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The War on Academic Freedom Explained

Updated: Aug 15, 2023

Emma Zappone

Bookshelf filled with antique books
Photo: Clarisse Meyer/Unsplash

If you are a student at the University of Ottawa, it is more than likely that you have heard the term “academic freedom” thrown around in various contexts ranging from social media platforms to mainstream news outlets. The discourse surrounding this topic has become increasingly complex, which has greatly impeded our ability as students and young professionals to form educated opinions on the topic. In an effort to present the facts and encourage open discussion, let this article serve as your bias-free guide to the ongoing discourse surrounding academic freedom at the University of Ottawa.

Academic Freedom Defined

Academic freedom is an illusive term, and its boundaries are notoriously difficult to define. It is often referred to in two major subcategories within academia: institutional freedom and individual freedoms (FFI, n.d). The Freedom Forum Institute refers to the former as “the right of a university to determine its educational mission free from governmental intervention” (FFI, n.d), while the latter is simply the right for each individual professor to teach their curriculum without interference from university officials (ibid). Essentially, the principles of academic freedom grants faculty members in an academic institution the right to disseminate relevant knowledge without censorship based on “moral, religious, or political values” (Association of Professors at the University of Ottawa, 2021).

In Canada, academic freedom has not been a pivotal topic in federal courts, and is instead protected and enforced by faculty unions through a process called “collective bargaining” (Robinson, 2019). In the simplest terms, this means that a university faculty union negotiates ideas until they come to a binding written agreement also known as a “labour law” (University of Washington, n.d). As a result, labor laws have no firm legal support from the Canadian government, leaving the weight of withholding and enforcing academic freedom principles, and determining its boundaries, largely on the university’s governing bodies and its faculties (Universities Canada, 2011). Each of these parties have different responsibilities in ensuring academic freedom both institutionally and individually in order to best balance workplace etiquette with academia.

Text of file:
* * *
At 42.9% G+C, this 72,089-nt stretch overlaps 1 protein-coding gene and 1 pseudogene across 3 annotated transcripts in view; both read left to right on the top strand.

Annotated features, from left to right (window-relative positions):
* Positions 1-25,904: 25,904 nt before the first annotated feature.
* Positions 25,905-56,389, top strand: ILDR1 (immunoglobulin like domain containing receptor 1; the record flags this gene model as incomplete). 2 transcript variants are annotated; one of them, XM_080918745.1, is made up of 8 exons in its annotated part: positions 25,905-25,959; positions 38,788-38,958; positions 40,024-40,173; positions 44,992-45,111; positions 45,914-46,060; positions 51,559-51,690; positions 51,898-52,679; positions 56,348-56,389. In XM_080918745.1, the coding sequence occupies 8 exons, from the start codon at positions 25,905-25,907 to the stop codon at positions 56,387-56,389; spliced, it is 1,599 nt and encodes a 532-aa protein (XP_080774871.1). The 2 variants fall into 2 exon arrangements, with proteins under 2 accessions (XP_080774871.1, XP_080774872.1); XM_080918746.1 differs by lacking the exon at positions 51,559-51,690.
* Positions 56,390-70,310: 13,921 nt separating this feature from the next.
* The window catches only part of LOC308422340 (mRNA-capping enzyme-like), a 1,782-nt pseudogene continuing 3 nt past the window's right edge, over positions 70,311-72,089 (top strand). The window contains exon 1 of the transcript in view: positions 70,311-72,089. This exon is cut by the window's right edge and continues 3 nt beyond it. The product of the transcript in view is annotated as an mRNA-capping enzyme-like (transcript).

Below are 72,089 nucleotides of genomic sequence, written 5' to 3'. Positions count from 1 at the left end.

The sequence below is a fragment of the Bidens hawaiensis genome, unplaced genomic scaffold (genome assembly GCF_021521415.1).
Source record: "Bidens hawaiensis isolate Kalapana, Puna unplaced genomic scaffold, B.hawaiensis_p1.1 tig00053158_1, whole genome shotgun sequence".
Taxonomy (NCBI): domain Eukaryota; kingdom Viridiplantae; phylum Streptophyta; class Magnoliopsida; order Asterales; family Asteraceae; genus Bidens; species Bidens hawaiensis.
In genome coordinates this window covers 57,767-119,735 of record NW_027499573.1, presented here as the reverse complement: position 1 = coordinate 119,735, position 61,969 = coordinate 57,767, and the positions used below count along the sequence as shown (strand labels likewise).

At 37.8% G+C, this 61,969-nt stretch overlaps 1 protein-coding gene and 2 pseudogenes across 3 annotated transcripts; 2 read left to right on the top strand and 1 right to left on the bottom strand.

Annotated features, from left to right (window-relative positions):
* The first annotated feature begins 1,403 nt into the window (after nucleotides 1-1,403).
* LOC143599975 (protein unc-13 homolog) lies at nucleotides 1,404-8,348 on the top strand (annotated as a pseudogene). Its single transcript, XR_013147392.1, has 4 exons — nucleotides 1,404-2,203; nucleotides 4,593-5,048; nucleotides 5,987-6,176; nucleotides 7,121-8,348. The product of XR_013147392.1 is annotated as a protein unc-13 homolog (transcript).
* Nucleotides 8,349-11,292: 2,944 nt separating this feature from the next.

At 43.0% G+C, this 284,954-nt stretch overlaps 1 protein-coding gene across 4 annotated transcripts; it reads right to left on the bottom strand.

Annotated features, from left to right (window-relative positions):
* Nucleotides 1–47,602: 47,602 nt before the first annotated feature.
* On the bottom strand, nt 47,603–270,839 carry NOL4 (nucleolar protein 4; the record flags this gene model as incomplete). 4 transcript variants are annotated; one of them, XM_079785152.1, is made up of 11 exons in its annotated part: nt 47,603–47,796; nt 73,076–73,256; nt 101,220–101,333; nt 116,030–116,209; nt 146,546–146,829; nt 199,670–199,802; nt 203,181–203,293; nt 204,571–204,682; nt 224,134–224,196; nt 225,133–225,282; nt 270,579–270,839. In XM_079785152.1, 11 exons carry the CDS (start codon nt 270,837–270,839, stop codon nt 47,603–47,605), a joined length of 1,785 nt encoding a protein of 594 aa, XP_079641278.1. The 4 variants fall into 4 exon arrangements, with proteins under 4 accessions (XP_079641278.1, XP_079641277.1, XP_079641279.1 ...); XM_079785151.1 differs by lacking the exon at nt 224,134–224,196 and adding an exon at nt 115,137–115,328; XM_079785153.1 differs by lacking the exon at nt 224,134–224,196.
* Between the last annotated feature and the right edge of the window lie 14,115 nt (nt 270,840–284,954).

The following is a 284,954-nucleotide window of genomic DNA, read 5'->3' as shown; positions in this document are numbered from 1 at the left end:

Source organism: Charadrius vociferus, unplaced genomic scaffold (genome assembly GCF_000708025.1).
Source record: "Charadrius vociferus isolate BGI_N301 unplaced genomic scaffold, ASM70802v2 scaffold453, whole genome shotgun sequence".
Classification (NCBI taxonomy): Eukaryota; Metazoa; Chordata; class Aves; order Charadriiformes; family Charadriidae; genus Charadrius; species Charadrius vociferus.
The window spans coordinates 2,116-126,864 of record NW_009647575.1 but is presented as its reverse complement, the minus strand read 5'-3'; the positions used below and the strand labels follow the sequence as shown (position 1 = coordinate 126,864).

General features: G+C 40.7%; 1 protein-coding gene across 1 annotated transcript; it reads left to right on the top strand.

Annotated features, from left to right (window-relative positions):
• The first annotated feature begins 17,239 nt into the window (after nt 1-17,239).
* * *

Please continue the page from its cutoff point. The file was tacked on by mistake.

Academic Freedom at the University of Ottawa

Although there have been numerous instances of academic freedom being a subject of contention both provincially and nationally, a large catalyst for the recent academic freedom debate in post-secondary institutions began with a professor at the University of Ottawa. In September of 2020, a part-time professor was suspended for their use of an anti-black slur in a virtual classroom during a conversation about the reclaiming of terms historically used to degrade marginalized groups. This incident resulted in an outcry from student leaders at the university and a response from the University denouncing her actions (UOSU, 2021). Soon after, an open letter from the Association of Professors at the University of Ottawa strongly condemned the treatment of the suspended professor and called for the preservation of academic freedom. This incident quickly sparked media attention across Canada about what academic freedom truly encompasses, and whether censoring specific language is justifiable.

After months of numerous headlines regarding the university's stance on academic freedom, Jacques Frémont, the president of the University of Ottawa, announced the creation of a committee that would conduct a formal inquiry into the principles of academic freedom at the school (Coady, 2021). The committee was formed in March of 2021 and was chaired by retired Canadian Supreme Court justice Michel Bastarache, a UOttawa alumnus, as well as five other active faculty members of the university. With the ultimate goal of finding a balance between academic freedom and values of equity and diversity, the committee was put in place to set out practical solutions to a complicated conversation. In an effort to engage with the community they were appointed to represent, the Committee conducted two consults in which they invited members of the UOttawa community to submit briefs sharing their positions on the issue. Along with the 102 briefs gathered from the community, the committee reached out to university associations for their perspective and evaluated how questions regarding academic freedom were managed at other universities across Canada and internationally (Dutil, 2021).

The Academic Freedom Report

The Committee on Academic Freedom released their official report on November 4, 2021, months after the projected release date (Dutil, 2021). The 36 page report, commonly referred to as the Bastarache Report, attempted to provide a concrete definition of academic freedom and its limitations as well as, provide practical recommendations for upholding these principles at the University of Ottawa.